Georgia Thomson Laing
Role at Cawthron
Georgia is a Molecular Ecologist working in our Molecular and Algal Ecology group. Her primary focus is using environmental DNA (eDNA) to better understand freshwater environments, particularly lakes. Georgia uses eDNA to gain insights into how key taonga species (e.g., tuna, kōkopu and kākahi) and biological communities (e.g., bacteria and algae) in lakes respond to external stressors such as land-use intensification and climate-induced extreme weather events. Her PhD used historical eDNA from lake sediments to understand the impact of human land-use on native fish populations in lakes. Georgia now works on various ecological projects, developing and applying molecular tools to characterise biological communities in diverse ways, such as assessing biodiversity and detecting rare native or invasive species. She also has a background in fish physiology, studying the hormonal changes associated with the reproductive cycle of tuna from Aotearoa New Zealand.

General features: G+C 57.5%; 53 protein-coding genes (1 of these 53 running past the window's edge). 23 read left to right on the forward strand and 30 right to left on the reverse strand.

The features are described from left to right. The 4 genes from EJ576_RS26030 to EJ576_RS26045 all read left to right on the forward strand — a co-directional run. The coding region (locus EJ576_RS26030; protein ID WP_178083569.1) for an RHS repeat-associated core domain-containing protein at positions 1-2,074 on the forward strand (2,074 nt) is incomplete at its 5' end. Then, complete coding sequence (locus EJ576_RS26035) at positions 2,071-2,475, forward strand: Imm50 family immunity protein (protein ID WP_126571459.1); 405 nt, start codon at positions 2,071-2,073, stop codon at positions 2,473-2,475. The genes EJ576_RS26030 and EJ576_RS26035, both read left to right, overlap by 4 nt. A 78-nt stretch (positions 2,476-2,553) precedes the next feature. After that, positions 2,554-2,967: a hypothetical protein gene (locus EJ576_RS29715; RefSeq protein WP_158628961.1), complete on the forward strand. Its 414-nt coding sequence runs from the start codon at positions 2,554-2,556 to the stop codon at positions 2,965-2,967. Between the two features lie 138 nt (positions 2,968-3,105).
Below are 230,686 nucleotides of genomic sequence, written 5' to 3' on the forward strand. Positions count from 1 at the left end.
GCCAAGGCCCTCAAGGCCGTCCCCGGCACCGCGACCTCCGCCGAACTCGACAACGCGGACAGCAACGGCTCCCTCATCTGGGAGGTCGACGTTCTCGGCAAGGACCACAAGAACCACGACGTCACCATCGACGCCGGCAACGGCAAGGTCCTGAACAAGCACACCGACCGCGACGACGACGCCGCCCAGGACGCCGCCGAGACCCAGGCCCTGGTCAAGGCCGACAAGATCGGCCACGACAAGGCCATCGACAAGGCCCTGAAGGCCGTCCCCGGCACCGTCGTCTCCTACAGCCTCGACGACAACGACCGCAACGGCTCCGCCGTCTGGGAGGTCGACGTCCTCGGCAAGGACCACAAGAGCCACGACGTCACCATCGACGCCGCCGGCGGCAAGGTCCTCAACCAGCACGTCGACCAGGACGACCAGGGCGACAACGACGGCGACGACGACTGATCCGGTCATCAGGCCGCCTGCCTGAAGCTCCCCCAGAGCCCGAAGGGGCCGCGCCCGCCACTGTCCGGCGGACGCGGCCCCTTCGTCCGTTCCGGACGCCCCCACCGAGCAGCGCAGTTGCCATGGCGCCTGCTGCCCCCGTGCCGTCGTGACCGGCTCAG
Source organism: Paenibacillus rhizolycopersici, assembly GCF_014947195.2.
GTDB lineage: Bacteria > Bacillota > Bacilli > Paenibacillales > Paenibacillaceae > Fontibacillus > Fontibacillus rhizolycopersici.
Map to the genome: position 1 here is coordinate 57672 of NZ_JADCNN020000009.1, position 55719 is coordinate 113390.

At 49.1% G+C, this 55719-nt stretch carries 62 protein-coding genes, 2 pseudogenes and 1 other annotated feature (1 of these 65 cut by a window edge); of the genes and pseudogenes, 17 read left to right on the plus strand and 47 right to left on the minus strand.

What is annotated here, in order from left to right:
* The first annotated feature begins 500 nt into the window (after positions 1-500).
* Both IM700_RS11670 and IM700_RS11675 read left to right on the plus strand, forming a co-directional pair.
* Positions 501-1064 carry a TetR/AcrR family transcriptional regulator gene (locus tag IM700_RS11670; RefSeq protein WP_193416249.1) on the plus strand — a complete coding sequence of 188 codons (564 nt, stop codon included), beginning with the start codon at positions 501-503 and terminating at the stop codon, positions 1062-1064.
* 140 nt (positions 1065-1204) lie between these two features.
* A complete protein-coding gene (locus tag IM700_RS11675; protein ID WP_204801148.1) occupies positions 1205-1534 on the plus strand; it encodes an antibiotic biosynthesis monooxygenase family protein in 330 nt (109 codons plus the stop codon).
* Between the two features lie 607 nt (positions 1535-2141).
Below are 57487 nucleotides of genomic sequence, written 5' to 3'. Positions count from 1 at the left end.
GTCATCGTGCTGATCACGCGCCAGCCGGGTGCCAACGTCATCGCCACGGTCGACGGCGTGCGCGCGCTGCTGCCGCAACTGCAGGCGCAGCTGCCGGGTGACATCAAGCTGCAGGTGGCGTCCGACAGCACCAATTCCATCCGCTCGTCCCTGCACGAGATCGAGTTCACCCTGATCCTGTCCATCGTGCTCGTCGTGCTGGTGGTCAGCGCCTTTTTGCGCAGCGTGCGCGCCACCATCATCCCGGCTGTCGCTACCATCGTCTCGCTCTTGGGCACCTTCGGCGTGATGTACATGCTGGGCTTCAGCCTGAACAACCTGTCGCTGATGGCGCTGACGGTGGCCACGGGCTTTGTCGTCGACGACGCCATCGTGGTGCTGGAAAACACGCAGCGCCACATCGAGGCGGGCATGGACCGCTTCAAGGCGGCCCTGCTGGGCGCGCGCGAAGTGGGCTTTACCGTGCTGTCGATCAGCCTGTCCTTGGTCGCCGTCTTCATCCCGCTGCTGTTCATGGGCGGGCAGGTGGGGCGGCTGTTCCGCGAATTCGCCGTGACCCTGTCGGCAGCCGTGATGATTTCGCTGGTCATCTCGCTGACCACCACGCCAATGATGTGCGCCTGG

Georgia also has a keen interest in toxic cyanobacteria, contributing to projects investigating the ecology of benthic cyanobacteria and evaluating handheld fluorometric methods for monitoring planktonic cyanobacteria in lakes. She is passionate about freshwater science, management and restoration, and is dedicated to advancing these fields in Aotearoa New Zealand.
Technical Skills, Experience and Interests
- Species-specific molecular detection tools (e.g., droplet digital PCR, quantitative PCR)
- High-throughput sequencing, DNA metabarcoding
- Rapid measurement of cyanobacteria using fluorometry
- Science outreach education
- PhD in Environmental Science (Victoria University of Wellington)
- MSc in Zoology (University of Otago)
- BSc (Hons) in Zoology (University of Otago)
- SedaDNA Society
- Southern environmental DNA Society
- New Zealand Freshwater Sciences Society